tude, is, no doubt, too frequent every where; but, I think, moft remarkable among the French, of which, all who have travelled in France must have tat. 54.
been ftruck with innumerable inftances.
We went and looked at the church, and having gone into it and walked up to the altar, Johnson, whose piety was conftant and fervent, sent me to my knees, faying, "Now that you are going to leave your native country, recommend yourself to the protection of your Creator and Redeemer."
After we came out of the church, we stood talking for fome time together of Bishop Berkeley's ingenious fophiftry to prove the non-existence of matter, and that every thing in the universe is merely ideal. I obferved, that though we are fatisfied his doctrine is not true, it is impoffible to refute it. I never fhall forget the alacrity with which Johnson anfwered, ftriking his foot with mighty force against a large ftone, till he rebounded from it, "refute it thus." This was a tout exemplification of the first truths of Pere Bouffier, or the original principles of Reid and of Beattie; without admitting which, we can no more argue in metaphyficks, than we can argue in mathematicks without axioms. To me it is not conceivable how Berkeley can be answered by pure reasoning. But I know that the nice and difficult task was to have been undertaken by one of the most luminous minds of the present age; had not politicks "turned him from calm philofophy afide." What an admirable display of fubtilty, united with brilliance, might his contending with Berkeley have afforded us ! How must we, when we reflect on the lofs of fuch an intellectual feast, regret that he should be characterised as the man,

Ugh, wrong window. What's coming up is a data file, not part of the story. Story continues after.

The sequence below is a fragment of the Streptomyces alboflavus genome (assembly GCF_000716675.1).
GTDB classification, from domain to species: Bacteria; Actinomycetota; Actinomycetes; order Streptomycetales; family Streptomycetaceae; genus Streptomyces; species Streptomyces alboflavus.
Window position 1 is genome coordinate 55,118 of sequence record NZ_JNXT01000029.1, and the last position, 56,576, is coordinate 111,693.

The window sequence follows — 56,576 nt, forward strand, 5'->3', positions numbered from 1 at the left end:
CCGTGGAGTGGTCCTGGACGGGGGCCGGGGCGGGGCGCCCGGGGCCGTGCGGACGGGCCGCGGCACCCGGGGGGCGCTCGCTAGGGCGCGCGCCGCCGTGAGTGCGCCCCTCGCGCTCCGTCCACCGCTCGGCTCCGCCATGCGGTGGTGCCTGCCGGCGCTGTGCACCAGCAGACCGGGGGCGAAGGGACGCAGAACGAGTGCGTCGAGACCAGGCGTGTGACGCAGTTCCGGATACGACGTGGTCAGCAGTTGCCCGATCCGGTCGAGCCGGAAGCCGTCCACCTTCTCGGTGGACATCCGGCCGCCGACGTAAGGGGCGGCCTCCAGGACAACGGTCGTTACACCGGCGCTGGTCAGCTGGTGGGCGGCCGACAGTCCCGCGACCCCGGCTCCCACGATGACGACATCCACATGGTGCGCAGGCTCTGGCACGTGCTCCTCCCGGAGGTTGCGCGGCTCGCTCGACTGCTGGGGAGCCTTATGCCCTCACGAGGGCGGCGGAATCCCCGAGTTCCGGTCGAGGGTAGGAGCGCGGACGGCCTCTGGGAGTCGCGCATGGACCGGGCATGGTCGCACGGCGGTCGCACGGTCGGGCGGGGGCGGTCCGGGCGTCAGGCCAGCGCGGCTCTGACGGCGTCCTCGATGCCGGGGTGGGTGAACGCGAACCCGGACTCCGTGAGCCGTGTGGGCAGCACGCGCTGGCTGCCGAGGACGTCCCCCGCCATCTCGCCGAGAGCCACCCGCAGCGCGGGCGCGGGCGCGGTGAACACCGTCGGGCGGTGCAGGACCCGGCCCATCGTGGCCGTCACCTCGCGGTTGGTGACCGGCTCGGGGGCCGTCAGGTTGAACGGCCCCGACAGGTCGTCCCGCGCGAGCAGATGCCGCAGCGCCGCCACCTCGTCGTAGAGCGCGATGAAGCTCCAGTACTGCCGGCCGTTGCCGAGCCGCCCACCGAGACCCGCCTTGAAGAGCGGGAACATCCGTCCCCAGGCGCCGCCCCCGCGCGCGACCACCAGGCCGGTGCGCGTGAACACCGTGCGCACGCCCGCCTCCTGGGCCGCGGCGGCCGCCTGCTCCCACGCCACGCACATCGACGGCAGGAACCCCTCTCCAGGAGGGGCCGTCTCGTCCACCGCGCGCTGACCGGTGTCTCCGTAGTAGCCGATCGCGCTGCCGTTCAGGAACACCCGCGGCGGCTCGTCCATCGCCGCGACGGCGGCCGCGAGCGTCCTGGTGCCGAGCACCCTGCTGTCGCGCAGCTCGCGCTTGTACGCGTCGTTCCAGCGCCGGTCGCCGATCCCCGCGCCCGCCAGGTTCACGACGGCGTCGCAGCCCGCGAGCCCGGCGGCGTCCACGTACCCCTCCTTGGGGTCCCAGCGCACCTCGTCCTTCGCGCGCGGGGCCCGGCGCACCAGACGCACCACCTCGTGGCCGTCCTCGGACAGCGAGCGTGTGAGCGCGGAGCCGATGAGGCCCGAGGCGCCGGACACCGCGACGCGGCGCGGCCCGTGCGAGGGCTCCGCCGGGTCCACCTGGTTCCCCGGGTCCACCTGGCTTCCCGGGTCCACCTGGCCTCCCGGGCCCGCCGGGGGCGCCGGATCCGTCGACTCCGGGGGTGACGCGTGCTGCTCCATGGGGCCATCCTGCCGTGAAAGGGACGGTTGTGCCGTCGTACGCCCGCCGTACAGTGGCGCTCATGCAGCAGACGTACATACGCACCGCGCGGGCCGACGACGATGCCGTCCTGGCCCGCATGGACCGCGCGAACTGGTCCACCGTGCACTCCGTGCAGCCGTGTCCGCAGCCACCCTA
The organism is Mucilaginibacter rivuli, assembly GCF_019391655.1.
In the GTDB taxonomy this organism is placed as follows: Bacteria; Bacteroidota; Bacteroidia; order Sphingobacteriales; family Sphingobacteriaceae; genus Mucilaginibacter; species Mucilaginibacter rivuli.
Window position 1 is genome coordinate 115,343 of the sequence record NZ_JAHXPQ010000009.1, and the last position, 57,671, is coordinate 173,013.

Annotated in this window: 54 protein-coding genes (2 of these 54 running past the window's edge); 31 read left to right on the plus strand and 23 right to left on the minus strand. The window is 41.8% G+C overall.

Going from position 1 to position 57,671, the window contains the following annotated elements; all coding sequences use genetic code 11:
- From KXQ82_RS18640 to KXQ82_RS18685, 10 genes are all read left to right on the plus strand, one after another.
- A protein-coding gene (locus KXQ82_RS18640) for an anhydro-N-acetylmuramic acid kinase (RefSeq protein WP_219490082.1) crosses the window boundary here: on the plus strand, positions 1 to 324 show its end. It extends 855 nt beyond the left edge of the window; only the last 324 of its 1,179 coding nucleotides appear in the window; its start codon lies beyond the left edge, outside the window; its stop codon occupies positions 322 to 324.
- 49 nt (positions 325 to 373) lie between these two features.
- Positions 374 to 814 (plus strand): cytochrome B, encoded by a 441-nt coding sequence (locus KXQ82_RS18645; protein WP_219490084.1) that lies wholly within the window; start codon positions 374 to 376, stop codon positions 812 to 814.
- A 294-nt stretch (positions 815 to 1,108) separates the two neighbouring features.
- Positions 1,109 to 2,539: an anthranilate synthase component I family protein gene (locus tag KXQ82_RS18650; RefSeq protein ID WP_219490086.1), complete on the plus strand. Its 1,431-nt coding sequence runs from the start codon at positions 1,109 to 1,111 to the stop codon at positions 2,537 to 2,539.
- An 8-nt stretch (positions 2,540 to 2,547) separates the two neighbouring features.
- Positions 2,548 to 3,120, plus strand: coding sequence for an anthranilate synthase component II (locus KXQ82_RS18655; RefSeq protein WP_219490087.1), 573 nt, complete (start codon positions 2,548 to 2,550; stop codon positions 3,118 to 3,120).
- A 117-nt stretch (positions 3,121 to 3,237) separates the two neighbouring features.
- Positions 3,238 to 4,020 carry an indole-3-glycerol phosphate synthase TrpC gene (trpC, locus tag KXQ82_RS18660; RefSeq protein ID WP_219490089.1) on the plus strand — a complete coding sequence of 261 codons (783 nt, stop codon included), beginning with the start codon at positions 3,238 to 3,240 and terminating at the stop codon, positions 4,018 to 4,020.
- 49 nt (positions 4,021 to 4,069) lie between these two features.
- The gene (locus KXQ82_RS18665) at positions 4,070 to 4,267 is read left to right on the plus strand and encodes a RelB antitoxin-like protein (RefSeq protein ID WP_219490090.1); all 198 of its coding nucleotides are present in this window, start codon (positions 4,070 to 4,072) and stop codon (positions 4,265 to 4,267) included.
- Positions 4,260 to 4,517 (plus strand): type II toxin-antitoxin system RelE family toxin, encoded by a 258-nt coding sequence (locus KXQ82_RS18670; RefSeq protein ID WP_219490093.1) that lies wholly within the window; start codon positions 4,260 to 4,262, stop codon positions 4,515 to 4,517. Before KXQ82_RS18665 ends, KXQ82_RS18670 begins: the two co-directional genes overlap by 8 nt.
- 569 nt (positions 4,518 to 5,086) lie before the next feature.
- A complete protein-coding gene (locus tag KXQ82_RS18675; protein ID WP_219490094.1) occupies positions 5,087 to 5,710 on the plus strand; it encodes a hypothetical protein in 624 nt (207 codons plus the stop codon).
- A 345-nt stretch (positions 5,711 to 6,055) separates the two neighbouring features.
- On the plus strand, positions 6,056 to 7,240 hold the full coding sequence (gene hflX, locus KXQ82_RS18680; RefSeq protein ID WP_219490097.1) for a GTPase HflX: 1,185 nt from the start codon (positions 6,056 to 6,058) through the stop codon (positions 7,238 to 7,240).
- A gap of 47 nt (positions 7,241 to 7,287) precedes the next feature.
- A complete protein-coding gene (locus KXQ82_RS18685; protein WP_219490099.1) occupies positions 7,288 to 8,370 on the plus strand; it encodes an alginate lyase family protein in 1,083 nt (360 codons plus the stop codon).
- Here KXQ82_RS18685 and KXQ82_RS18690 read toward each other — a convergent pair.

"Who born for the univerfe narrowed his mind,
My revered friend walked down with me to the beach, where we embraced and parted with tenderness, and engaged to correfpond by letters. I faid, “I hope, Sir, you will not forget me in my abfence." JOHNSON. " Nay, Sir, it is more likely you should forget me, than that I fhould forget you." As the vessel put out to sea, I kept my eyes upon him for a confiderable time, while he remained rolling his majestick frame in his ufual manner; at last I perceived him walk back into the town, and he disappeared.
Utrecht feeming at firft very dull to me, after the animated scenes of London, my fpirits were grievoufly affected; and I wrote to Johnson a plaintive and defponding letter, to which he paid no regard. Afterwards, when I had acquired a firmer tone of mind, I wrote him a second letter, LI expreffing